Discharge After Breakfast- A Pilot to Improve Interdisciplinary Team Communication and Patient Flow

From the 2019 HVPAA National Conference

Dr. Rupesh Prasad (Advocate Aurora Health)

Background

Ours is a mid-size teaching safety-net downtown hospital, catering to under-served population. Discharge after breakfast (previously Discharge Before Noon) is an important initiative for the medical center targeting efficiency and throughput, as well as communication within the multidisciplinary patient care team as the hospital continues to operate at near or full capacity.

Objective

Many times during the week the emergency department is holding admitted patients due to the decreased bed availability. By increasing the number of patients discharged before noon, both the emergency department throughput time, and the inpatient length of stay would decrease, and patients would be happier with a more efficient discharge process.

Methods

After executive sponsorship and approval of the project from nursing and physician leadership, a multi-disciplinary work-group was formed including representation from hospitalists, IM teaching service, nursing leadership, front line nurses and unit secretaries, case management, social work and pharmacy.  Physician leadership from both the hospitalist and teaching service was important in terms of determining readiness for discharge, and the timing of the discharge order. Case management and social work play an important role in removing barriers and ensuring safe placement. Pharmacy was necessary due to the ongoing bedside medication delivery program and its impact. Finally, front line nurses, nurse aides and secretaries were integral members of the project team due to the impact on their workflow.

During the kick-off meeting, the team focused on reviewing the A3 process and process mapping current workflow. An area of opportunity that was considered to have an impact on the discharge time was the structure of the discharge rounds or OFT (Outcome facilitation Team) rounds. OFTs provide the opportunity for clinicians and the rest of the patient care team to review the discharge plan and identify barriers that would delay the discharge. In our current process the OFTs were running long and did not include the necessary information that was needed for an efficient discharge. The new OFT format would include updated guidelines for the information reported, a better location for the rounds and a white board as communication tool.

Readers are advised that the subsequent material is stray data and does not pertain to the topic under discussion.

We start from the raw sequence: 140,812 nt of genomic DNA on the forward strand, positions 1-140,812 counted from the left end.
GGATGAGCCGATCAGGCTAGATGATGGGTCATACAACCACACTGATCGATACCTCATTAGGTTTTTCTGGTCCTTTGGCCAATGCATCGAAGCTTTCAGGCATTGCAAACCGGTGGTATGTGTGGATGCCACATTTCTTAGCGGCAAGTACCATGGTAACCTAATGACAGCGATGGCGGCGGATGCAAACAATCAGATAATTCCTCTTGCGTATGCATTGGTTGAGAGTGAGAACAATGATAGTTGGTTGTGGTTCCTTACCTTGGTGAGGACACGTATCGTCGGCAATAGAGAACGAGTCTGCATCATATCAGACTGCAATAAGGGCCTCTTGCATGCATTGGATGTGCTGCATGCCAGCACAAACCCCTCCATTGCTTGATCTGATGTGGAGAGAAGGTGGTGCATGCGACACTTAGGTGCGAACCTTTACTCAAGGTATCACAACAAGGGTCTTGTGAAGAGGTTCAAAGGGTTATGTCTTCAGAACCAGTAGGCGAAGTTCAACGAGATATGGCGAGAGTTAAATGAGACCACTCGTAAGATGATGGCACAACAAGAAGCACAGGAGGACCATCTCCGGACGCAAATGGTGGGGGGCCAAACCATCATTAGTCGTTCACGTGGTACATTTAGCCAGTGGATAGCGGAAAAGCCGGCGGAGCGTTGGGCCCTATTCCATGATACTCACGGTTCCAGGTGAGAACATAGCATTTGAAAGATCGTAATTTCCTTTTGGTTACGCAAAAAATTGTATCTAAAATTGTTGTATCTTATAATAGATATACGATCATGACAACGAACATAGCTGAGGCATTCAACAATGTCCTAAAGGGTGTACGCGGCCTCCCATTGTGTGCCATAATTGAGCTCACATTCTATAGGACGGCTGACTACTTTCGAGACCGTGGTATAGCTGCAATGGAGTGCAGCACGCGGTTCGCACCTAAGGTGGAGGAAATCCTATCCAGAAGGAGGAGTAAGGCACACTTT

Results

While we did not meet our target of 30 % discharges after breakfast, our pilot did result in increase in OFT attendance by physicians and nurses. We received positive feedback on the updated format that resulted in improved communication among the patient care team members. The OFTs are also shorter resulting in higher clinician and nurse satisfaction. In the months following the pilot, the discharge after breakfast percentage has been fluctuating and there is some variability by physicians in meeting the secondary target of of 55 % for discharge orders by 9 a.m.

Conclusions

The team continues to work on identifying opportunities for impacting discharge order and time. Further review is ongoing on best practices by team members who achieve higher discharge after breakfast percentage.

Clinical Implications

The project aimed to streamline the process of patient discharge, while also focusing on communication and flow of relevant patient information among the various disciplines involved in patient care. This is important due to significant impact on patient safety and outcomes, and role in throughput and patient flow. As health systems are pressed to cater to increasing numbers of patients, it is imperative that we have a well-defined process in place to improve efficiency and efficacy of patient care.